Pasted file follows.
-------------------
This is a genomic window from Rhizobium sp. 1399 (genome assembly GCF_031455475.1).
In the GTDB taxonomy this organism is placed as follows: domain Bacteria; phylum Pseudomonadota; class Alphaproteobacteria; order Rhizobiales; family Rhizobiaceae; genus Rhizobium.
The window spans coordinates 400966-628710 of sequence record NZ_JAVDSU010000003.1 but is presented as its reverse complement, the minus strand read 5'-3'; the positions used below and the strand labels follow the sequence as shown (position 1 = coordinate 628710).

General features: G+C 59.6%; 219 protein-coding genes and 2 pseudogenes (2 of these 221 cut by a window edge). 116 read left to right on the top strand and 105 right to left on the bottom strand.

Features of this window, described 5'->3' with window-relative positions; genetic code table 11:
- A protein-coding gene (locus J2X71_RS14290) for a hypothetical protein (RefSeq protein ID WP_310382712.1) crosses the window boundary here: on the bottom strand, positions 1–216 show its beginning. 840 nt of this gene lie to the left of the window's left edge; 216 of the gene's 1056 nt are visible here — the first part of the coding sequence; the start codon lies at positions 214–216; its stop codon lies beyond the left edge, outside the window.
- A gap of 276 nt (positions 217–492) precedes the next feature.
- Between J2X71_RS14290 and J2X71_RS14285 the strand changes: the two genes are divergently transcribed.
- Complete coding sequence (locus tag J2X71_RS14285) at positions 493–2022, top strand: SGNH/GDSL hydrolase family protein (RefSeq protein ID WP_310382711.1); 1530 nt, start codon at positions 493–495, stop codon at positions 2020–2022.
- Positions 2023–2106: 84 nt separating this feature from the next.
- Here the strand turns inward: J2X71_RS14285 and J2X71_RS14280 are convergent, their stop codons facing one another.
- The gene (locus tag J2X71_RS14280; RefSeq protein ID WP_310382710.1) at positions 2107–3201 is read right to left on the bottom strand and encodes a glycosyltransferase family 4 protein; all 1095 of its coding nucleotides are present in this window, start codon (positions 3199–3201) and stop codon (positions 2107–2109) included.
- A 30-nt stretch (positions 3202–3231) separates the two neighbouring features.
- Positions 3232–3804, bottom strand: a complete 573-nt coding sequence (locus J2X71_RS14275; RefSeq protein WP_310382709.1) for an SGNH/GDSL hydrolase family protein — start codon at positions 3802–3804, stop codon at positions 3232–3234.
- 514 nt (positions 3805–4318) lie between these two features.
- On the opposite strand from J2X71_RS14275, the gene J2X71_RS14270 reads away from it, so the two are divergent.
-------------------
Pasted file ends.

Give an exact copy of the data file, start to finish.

This is a genomic window from Rhizobium sp. 1399 (genome assembly GCF_031455475.1).
In the GTDB taxonomy this organism is placed as follows: domain Bacteria; phylum Pseudomonadota; class Alphaproteobacteria; order Rhizobiales; family Rhizobiaceae; genus Rhizobium.
The window spans coordinates 400966-628710 of sequence record NZ_JAVDSU010000003.1 but is presented as its reverse complement, the minus strand read 5'-3'; the positions used below and the strand labels follow the sequence as shown (position 1 = coordinate 628710).

General features: G+C 59.6%; 219 protein-coding genes and 2 pseudogenes (2 of these 221 cut by a window edge). 116 read left to right on the top strand and 105 right to left on the bottom strand.

Features of this window, described 5'->3' with window-relative positions; genetic code table 11:
- A protein-coding gene (locus J2X71_RS14290) for a hypothetical protein (RefSeq protein ID WP_310382712.1) crosses the window boundary here: on the bottom strand, positions 1–216 show its beginning. 840 nt of this gene lie to the left of the window's left edge; 216 of the gene's 1056 nt are visible here — the first part of the coding sequence; the start codon lies at positions 214–216; its stop codon lies beyond the left edge, outside the window.
- A gap of 276 nt (positions 217–492) precedes the next feature.
- Between J2X71_RS14290 and J2X71_RS14285 the strand changes: the two genes are divergently transcribed.
- Complete coding sequence (locus tag J2X71_RS14285) at positions 493–2022, top strand: SGNH/GDSL hydrolase family protein (RefSeq protein ID WP_310382711.1); 1530 nt, start codon at positions 493–495, stop codon at positions 2020–2022.
- Positions 2023–2106: 84 nt separating this feature from the next.
- Here the strand turns inward: J2X71_RS14285 and J2X71_RS14280 are convergent, their stop codons facing one another.
- The gene (locus tag J2X71_RS14280; RefSeq protein ID WP_310382710.1) at positions 2107–3201 is read right to left on the bottom strand and encodes a glycosyltransferase family 4 protein; all 1095 of its coding nucleotides are present in this window, start codon (positions 3199–3201) and stop codon (positions 2107–2109) included.
- A 30-nt stretch (positions 3202–3231) separates the two neighbouring features.
- Positions 3232–3804, bottom strand: a complete 573-nt coding sequence (locus J2X71_RS14275; RefSeq protein WP_310382709.1) for an SGNH/GDSL hydrolase family protein — start codon at positions 3802–3804, stop codon at positions 3232–3234.
- 514 nt (positions 3805–4318) lie between these two features.
- On the opposite strand from J2X71_RS14275, the gene J2X71_RS14270 reads away from it, so the two are divergent.